Bing Crosby, Akim Tamiroff

When Paul puts forward the idea that these pretentious guests should actually pay for the service they have been receiving, the hotel manager is aghast.

Manager:  "You can't insult royalty."
Paul: "Well, we can certainly try."

The art direction by Hans Dreier (Sunset Blvd.) and Ernst Fegte (Frenchman's Creek) created a fantastical Monte Carlo hotel with pillars, statues, impossibly wide hallways, and elevator cages of wrought iron curlicues. I can't say of my own knowledge that this is not what a Monte Carlo hotel of the 1930s looked, but I assume it is the result of creative imaginations and a hefty studio budget.

Bing Crosby, Kitty Carlisle

Travis Banton was in charge of the gowns and Kitty Carlisle was born to wear his elegant designs. Alison Skipworth is beautifully draped as well, and it brings me to one of those goofs you catch now and then in a film. The Countess is wearing one dress, a charming black lace dinner gown with pearls when first glimpsed through an open door, yet when she is speaking with the Princess on the balcony a moment later, the Countess is in a silk flowered number. When they are served dinner by the waiter, she's back in the black. Continuity fell down on the job.

Everyone else was wide awake as Here is My Heart takes us through the romantic comedy complications and the humour and songs at which Bing excelled. The old pros combined with the young talent are a treat in this briskly paced gem from early in Bing's movie career.


  1. REGINALD OWEN was in MARY POPPINS and BEDKNOBS AND BROOMSTICKS for the DISNEY company. I saw on imdb that he was in THE SECRET GARDEN(1949) but I don't remember what kind of part he played. ANGELA LANSBURY was the star of BEDKNOBS and DEAN STOCKWELL and MARGARET OBRIEN were guest stars(not in the same episode) of MURDER, SHE WROTE with Angela. It goes around!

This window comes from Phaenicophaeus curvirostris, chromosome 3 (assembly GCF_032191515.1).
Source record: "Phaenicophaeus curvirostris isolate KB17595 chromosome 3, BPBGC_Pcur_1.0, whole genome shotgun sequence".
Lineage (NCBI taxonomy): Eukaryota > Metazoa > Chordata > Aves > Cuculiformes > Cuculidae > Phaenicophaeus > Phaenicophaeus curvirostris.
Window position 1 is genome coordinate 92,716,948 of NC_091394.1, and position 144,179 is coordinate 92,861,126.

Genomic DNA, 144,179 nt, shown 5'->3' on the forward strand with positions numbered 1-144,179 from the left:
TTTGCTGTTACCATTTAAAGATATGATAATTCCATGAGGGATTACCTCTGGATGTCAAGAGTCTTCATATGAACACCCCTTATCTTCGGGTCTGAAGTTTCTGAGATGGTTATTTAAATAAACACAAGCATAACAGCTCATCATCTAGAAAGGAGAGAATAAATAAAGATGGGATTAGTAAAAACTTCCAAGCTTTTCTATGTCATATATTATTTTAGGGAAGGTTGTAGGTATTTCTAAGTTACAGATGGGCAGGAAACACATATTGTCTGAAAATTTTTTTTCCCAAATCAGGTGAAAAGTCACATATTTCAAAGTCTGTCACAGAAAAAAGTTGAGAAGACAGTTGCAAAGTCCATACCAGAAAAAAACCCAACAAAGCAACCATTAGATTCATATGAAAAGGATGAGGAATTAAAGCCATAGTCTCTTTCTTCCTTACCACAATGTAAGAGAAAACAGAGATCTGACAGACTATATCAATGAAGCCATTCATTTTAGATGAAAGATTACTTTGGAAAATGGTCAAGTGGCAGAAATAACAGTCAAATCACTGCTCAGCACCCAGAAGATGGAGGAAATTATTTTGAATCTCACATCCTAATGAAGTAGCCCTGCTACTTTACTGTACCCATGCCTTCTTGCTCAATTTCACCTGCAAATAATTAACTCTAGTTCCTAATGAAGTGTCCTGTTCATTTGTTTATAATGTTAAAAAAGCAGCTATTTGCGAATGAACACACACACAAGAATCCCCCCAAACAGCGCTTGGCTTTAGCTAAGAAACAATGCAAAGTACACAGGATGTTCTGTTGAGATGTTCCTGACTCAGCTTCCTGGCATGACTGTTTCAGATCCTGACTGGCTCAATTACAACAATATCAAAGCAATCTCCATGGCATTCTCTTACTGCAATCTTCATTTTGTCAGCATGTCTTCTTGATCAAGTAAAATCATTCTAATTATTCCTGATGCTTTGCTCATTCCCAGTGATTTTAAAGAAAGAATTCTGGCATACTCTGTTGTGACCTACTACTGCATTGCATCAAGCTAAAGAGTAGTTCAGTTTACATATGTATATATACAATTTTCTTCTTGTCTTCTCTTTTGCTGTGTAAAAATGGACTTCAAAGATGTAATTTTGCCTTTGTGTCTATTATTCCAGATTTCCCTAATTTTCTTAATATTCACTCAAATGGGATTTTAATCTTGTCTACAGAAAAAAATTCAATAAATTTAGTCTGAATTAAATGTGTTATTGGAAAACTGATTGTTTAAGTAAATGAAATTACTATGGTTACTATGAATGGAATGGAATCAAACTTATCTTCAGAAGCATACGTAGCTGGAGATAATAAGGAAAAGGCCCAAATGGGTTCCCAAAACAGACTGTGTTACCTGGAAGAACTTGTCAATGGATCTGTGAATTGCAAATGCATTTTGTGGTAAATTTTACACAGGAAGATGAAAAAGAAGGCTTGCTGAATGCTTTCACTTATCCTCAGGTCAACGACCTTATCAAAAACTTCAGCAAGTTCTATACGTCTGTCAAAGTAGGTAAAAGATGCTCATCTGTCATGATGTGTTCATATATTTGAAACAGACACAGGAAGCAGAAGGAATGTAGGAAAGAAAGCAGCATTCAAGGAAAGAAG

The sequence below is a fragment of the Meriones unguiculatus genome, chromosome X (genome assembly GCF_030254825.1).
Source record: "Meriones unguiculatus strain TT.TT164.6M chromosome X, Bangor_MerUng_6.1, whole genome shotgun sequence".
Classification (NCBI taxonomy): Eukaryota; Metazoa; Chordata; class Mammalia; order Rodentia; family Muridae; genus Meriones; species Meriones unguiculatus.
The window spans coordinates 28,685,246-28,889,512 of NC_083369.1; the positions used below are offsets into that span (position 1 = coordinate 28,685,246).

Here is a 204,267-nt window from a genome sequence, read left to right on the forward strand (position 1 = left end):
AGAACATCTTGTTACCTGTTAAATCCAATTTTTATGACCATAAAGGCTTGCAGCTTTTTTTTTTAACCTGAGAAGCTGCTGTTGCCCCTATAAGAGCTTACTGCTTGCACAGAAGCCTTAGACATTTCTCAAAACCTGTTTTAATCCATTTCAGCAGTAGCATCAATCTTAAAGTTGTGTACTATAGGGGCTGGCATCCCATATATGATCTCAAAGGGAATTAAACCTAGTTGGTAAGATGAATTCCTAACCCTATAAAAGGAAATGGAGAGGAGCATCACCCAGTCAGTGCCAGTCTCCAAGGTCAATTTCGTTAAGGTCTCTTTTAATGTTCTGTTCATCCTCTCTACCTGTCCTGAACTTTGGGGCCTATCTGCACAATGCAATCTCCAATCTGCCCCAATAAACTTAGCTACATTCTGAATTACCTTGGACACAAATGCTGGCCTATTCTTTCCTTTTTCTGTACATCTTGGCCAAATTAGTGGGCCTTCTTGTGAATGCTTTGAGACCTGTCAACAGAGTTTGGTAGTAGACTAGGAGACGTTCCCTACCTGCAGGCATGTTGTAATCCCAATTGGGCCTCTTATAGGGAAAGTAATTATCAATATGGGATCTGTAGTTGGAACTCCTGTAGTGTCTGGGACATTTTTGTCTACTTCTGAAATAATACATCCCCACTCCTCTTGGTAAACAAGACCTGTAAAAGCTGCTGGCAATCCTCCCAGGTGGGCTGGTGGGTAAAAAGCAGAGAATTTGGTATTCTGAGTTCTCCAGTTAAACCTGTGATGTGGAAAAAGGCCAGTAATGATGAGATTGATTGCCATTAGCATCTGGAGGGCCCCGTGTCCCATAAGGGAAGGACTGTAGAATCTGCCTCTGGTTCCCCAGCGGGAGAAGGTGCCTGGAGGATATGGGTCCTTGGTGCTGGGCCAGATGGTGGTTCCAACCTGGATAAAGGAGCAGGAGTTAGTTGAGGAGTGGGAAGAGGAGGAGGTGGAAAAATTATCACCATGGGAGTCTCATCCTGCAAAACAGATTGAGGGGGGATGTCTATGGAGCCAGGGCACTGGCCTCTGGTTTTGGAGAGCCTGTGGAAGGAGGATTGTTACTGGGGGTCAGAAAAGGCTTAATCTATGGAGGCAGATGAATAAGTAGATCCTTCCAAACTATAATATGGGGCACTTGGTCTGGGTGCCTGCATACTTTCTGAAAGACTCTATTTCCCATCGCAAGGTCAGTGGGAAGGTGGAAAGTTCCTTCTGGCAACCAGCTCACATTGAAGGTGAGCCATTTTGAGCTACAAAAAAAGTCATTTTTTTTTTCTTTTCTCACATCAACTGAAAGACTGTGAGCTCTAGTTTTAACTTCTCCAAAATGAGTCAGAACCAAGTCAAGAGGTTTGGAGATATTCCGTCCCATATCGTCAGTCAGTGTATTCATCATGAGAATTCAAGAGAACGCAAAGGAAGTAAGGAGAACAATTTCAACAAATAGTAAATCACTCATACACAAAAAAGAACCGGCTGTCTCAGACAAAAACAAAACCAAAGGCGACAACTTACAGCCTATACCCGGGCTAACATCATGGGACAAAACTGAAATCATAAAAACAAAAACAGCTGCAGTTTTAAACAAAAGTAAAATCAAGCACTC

2. I meant to say that Dean and Margaret were in THE SECRET GARDEN. They are both still with us (in their eighties) and Angela is 93.

    1. Reginald Owen played the gardener in The Secret Garden. That is such a lovely movie, and book. Have you seen Mary Poppins Returns? David Warner plays Owen's role of Admiral Boom.

      I loved that snooty critic Dean Stockwell played on Murder, She Wrote. That was such fun. Jessica trapped him like she was Columbo!

      Mary Crosby guested on Murder, She Wrote twice. I can't tell if our circle is getting wider or shorter.

  3. Kinda looks like it could be a Fred Astaire movie.

    I know this is Bing’s day, but can I say a word or two about Roland Young? Ever since I wrote about TOPPER, I’ve gained an appreciation of this guy and his physical comedy skills. I see he’s fourth-billed. Does he get to do a lot here?